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Rand Paul, Ted Cruz roar back at Dr. Fauci, who claims criticism of him is 'dangerous' because 'I represent science'

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Greg Nash-Pool/Getty Images (left), J. SCOTT APPLEWHITE/POOL/AFP via Getty Images (background), Greg Nash-Pool/Getty Images (right)

Sens. Rand Paul (R-Ky.) and Ted Cruz (R-Texas) punched back at Dr. Anthony Fauci on Sunday after the infectious diseases doctor claimed that criticism against him is "dangerous."

What did Fauci say?

During an interview that aired on CBS News' "Face The Nation," Fauci took aim at Paul and Cruz, two Republican lawmakers who have been some of Fauci's loudest critics throughout the pandemic.

When confronted with Cruz's assertion that Fauci should be prosecuted for allegedly lying to Congress, Fauci invoked the Jan. 6 riots at the U.S. Capitol.

"I have to laugh at that. I should be prosecuted? What happened on Jan. 6, Senator?" Fauci said.

Fauci added that he believes that one must be "asleep" if they do not understand that he is being made into a "scapegoat" to deflect from former President Donald Trump. It was not clear why Trump was invoked in the interview.

When host Margaret Brennan suggested Republicans are playing "politics around matters of life and death," Fauci let loose, saying criticism against him is "dangerous" because his critics are actually criticizing science.

"Exactly. Exactly. And to me, that's unbelievably bad because all I want to do is save people's lives," Fauci responded. "And, I mean, anybody who's looking at this carefully realizes that there's a distinct anti-science flavor to this. So if they get up and criticize science, nobody's going to know what they're talking about. But if they get up and really aim their bullets at Tony Fauci, well, people could recognize, there's a person there."

"So it's easy to criticize. But they're really criticizing science, because I represent science. That's dangerous," Fauci added. "To me, that's more dangerous than the slings and the arrows that get thrown at me. And if you damage science, you are doing something very detrimental to society long after I leave."

How did Paul and Cruz respond?

Paul specifically condemned Fauci over his assertion that he represents science, calling the remark "astounding and alarming."

"The absolute hubris of someone claiming THEY represent science. It's astounding and alarming that a public health bureaucrat would even think to claim such a thing, especially one who has worked so hard to ignore the science of natural immunity," Paul said.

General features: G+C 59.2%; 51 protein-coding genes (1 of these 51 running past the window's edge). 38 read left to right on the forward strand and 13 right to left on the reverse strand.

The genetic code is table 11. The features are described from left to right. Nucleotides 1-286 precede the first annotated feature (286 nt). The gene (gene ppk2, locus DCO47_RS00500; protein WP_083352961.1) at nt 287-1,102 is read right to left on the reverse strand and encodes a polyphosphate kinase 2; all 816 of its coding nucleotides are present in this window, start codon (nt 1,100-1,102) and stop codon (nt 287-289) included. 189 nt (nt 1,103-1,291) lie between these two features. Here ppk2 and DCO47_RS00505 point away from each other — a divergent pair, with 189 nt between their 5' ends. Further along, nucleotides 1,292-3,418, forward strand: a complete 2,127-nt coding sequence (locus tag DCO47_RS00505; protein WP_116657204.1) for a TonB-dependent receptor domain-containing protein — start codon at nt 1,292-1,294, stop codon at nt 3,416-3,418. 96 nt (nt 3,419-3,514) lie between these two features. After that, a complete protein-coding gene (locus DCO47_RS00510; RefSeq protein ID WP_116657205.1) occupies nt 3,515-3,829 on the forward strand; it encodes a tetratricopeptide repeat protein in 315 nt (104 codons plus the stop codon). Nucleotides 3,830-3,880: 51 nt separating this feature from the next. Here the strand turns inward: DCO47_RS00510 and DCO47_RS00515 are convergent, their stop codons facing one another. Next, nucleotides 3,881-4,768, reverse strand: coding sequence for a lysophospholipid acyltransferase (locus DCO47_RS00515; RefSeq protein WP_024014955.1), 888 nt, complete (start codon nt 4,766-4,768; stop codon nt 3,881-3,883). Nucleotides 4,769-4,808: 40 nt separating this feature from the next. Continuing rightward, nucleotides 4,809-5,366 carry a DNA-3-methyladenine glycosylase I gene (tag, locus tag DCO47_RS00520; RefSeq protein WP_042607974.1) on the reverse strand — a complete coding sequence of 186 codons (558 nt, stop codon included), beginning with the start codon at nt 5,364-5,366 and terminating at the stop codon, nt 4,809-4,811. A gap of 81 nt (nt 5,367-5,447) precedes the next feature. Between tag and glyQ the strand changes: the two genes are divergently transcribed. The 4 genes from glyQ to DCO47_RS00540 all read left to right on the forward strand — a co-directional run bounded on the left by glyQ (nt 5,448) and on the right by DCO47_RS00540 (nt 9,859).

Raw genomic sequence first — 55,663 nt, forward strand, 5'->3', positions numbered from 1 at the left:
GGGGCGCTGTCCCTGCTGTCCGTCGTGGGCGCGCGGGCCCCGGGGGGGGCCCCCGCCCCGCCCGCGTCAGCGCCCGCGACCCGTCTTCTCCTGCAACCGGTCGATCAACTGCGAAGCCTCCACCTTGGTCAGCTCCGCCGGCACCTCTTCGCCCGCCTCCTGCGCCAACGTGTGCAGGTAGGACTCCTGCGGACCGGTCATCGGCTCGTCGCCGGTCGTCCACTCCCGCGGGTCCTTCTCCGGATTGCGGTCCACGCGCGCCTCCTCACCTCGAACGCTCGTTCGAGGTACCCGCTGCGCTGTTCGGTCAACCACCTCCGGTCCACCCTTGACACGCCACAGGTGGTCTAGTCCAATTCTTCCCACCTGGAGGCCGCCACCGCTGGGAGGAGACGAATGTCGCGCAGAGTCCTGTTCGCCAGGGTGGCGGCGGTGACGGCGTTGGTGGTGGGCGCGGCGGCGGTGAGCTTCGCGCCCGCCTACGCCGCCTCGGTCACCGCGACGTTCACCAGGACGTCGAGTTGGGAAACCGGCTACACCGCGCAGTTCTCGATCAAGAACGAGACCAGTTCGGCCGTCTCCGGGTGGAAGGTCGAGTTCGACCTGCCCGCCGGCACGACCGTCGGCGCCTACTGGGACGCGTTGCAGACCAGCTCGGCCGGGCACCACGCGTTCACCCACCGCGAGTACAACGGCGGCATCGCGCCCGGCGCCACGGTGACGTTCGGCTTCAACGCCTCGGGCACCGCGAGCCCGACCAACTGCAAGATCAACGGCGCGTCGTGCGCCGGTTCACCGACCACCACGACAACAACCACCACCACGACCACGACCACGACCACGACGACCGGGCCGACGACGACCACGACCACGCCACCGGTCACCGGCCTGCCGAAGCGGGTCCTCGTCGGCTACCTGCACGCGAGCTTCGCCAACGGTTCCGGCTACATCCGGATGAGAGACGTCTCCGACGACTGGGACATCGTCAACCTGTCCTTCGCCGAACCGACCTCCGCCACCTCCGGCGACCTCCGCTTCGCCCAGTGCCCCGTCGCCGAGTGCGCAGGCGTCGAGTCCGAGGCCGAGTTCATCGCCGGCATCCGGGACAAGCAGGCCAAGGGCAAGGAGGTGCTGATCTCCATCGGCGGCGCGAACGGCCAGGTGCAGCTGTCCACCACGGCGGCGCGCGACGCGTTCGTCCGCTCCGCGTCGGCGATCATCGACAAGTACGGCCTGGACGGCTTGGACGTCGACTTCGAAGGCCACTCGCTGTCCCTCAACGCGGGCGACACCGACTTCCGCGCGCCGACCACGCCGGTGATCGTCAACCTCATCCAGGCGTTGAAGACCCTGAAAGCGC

Cruz, meanwhile, responded by laying out his case that Fauci lied to Congress. Cruz demanded Fauci substantively respond to the facts, and doubled down on his assertion that the Justice Department should investigate Fauci.

Cruz said:

Fauci is an unelected technocrat who has distorted science and facts in order to exercise authoritarian control over millions of Americans. He lives in a liberal world where his smug "I REPRESENT science" attitude is praised. Here are the facts: (1) On May 11, Fauci testified before a Senate Committee that "the NIH has not ever and does not now fund gain-of-function research in the Wuhan Institute of Virology." (2) On October 20, NIH wrote they funded an experiment at the Wuhan lab testing if "spike proteins from naturally occurring bat coronaviruses circulating in China were capable of binding to the human ACE2 receptor in a mouse model." That is gain of function research. (3) Fauci's statement and the NIH's October 20 letter cannot both be true. The statements are directly contradictory. (4) 18 USC 1001 makes it felony, punishable by up to 5 years in prison, to lie to Congress.

"No amount of ad hominem insults parroting Democrat talking points will get Fauci out of this contradiction," Cruz concluded. "Fauci either needs to address the substance—in detail, with specific factual corroboration—or DOJ should consider prosecuting him for making false statements to Congress."

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